Israel Adesanya possesses the magnetic personality and otherworldly combat skills required to succeed in mixed martial arts.

It's time to consider if the UFC middleweight champion can provide the highlight-reel performances that would make him famous in the larger sports world.

Adesanya's tepid title defense against Jared Cannonier at UFC 276 on Saturday night was another missed opportunity for perhaps the UFC's most impressive overall athlete to reach the next level of stardom.

In fact, Adesanya has won decisions in his last three middleweight title defences, which MMA analysts refer to as technical, tactical performances following his unsuccessful attempt to win the light heavyweight title.

No matter how passionately Adesanya (23-1) disagrees, many others describe them as being dull.

“They don’t know what real fighting is, or real finesse,” Adesanya said afterward when asked about the fans who booed, whistled and left early during his final two rounds in Las Vegas.

“The greats all get to this point," Adesanya added. "Anderson Silva, GSP (Georges St. Pierre), I’d see them and say, ‘That was a fantastic fight,’ and people would boo them. Same with (Muhammad) Ali, (Floyd) Mayweather. You get to this point where you’re so great, people just want to see you fall.”

But as a media-savvy fighter whose love of anime inspired his nickname — The Last Stylebender — Adesanya knows the importance of iconic moments. With his gravity-defying athleticism, he is among the few MMA fighters who can create them solely from his own talent.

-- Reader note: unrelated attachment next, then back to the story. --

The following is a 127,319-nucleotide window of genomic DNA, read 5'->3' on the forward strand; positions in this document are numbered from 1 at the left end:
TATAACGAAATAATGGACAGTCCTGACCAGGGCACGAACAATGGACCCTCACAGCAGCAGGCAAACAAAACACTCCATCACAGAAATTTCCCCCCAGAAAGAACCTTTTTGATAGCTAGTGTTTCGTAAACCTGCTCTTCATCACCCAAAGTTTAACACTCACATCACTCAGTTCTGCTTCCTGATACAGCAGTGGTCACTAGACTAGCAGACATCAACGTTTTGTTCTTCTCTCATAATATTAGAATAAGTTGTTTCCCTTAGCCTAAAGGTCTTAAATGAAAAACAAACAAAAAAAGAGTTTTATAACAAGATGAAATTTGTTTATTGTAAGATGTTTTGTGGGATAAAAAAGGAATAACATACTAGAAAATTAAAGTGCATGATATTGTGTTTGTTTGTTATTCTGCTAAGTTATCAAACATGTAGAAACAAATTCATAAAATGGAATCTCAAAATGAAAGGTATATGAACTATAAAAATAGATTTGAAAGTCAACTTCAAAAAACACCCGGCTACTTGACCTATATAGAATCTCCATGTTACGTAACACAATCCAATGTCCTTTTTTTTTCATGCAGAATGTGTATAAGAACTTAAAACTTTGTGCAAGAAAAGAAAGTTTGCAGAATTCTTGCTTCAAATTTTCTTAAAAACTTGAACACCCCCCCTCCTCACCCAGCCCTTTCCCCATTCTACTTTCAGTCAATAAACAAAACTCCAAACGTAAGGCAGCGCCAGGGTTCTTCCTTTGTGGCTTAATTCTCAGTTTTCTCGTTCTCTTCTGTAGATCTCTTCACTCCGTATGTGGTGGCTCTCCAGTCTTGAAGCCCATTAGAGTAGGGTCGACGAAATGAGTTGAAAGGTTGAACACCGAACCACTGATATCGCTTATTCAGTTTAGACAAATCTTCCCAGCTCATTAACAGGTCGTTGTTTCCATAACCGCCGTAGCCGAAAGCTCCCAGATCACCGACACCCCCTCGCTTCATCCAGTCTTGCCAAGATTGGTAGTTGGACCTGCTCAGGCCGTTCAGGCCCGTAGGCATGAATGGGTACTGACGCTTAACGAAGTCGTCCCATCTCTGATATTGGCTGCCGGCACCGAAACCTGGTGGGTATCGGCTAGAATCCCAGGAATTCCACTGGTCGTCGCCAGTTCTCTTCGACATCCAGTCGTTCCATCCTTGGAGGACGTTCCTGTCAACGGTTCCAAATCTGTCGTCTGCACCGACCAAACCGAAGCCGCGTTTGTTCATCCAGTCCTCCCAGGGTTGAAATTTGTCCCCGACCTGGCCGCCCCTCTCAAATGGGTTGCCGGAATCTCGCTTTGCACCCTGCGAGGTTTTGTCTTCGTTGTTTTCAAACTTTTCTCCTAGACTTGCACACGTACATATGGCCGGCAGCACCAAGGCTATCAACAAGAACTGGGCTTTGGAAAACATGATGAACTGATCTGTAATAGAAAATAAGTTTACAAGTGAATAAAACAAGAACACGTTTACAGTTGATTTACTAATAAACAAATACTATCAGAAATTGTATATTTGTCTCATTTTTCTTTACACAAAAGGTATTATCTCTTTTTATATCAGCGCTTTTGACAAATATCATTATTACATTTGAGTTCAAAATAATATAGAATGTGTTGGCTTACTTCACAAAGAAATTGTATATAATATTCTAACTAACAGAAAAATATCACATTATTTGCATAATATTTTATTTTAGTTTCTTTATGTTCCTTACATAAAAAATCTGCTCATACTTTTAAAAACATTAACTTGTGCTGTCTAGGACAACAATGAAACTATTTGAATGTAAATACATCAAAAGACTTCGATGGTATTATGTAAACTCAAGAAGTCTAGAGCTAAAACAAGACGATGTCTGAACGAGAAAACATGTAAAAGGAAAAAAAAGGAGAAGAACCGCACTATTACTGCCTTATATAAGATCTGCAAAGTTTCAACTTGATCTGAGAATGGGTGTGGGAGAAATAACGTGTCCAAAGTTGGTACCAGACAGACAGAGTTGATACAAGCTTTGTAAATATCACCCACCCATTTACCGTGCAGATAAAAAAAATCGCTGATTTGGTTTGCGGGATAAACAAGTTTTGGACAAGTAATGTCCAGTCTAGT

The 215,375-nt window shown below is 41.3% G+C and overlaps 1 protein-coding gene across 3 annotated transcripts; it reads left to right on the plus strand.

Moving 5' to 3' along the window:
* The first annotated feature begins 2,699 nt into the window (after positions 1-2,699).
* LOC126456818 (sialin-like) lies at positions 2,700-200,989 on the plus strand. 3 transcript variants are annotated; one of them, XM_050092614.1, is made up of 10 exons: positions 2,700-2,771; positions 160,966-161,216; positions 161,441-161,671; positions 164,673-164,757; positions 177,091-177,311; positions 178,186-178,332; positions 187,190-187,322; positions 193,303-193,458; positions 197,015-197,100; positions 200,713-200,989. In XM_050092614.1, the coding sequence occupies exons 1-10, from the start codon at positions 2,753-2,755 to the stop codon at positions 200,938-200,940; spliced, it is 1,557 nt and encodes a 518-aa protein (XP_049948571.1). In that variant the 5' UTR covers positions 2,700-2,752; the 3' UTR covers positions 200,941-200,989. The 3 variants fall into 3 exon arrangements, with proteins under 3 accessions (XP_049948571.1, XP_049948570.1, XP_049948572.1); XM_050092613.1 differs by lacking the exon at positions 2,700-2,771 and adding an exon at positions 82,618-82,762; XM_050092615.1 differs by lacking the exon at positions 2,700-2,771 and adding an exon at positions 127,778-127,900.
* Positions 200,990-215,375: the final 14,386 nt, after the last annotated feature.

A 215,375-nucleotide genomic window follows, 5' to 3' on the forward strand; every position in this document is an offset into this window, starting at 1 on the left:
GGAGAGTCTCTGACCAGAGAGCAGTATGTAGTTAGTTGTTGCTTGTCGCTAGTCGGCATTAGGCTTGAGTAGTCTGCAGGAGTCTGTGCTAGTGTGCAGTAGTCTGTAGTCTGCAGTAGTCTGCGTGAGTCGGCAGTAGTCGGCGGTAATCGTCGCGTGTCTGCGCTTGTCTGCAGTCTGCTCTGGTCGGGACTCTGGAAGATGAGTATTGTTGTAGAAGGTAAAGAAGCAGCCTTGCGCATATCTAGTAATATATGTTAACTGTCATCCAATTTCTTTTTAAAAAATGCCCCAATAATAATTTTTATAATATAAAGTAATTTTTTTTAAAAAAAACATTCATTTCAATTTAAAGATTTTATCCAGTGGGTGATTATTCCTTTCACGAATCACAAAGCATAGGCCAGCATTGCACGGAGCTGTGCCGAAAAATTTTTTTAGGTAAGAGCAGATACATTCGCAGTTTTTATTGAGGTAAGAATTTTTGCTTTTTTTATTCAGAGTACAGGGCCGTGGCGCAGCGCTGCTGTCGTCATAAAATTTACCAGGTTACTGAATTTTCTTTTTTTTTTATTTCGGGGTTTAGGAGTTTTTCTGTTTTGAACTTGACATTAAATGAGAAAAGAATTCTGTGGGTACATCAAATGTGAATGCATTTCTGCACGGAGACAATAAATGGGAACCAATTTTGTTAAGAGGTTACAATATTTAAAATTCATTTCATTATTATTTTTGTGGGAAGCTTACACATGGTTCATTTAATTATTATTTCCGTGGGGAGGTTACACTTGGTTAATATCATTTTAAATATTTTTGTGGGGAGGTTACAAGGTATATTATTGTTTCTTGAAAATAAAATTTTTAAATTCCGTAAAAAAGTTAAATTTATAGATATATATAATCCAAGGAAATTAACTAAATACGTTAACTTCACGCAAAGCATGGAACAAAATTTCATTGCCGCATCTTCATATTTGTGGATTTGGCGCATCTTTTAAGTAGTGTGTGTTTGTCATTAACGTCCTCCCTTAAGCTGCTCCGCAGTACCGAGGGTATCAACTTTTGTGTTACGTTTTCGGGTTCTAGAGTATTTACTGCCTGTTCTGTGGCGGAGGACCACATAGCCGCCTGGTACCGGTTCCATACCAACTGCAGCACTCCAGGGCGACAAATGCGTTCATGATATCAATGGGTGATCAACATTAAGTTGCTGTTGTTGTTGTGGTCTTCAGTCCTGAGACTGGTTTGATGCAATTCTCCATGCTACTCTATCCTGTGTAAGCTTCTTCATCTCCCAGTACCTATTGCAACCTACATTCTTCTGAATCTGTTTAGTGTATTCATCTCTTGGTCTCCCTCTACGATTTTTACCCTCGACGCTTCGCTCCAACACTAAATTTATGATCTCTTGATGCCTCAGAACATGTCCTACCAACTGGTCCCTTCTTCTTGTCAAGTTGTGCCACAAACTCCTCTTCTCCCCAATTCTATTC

He hasn't really done it since he knocked out Robert Whittaker to claim the undisputed UFC 185-pound title in 2019. 

Adesanya has earned one stoppage victory in his five title defenses while doing nothing that would put him in front of everyone on a social network for days.

Before he faced Cannonier, Adesanya promised to do something spectacular — something worthy of the hefty Vegas ticket prices or the stiff $74.99 (not including the required ESPN+ subscription) for pay-per-view shows in the U.S.

He didn't do it, and he didn't take any risks to give himself a better chance to do it — and then the New Zealander called fans “dumb,” “drunks” and “drongos” for expecting him to do what he said he would do.

He pre-emptively shrugged off any criticism by saying he had “an off night.” “But on my worst day, I can kill the best man,” Adesanya said.

It's not all Adesanya's fault, of course. He is a brilliant counterpuncher, and when an opponent like Cannonier is tentative and sparing with his strikes, Adesanya can't do what he does best.

But the split between Adesanya's personal magnetism and his cage strategy in Las Vegas was jarring.

Adesanya performed an imitation of The Undertaker's ring exit, replete with purple smoke, his signature soundtrack, and headgear, while toting an urn bearing Cannonier's name. He battled Cannonier with dazzling toenail lacquer and a French tip manicure.

“I like to put on a show,” Adesanya said of the pageantry. “I like to entertain, and I did just that.”  

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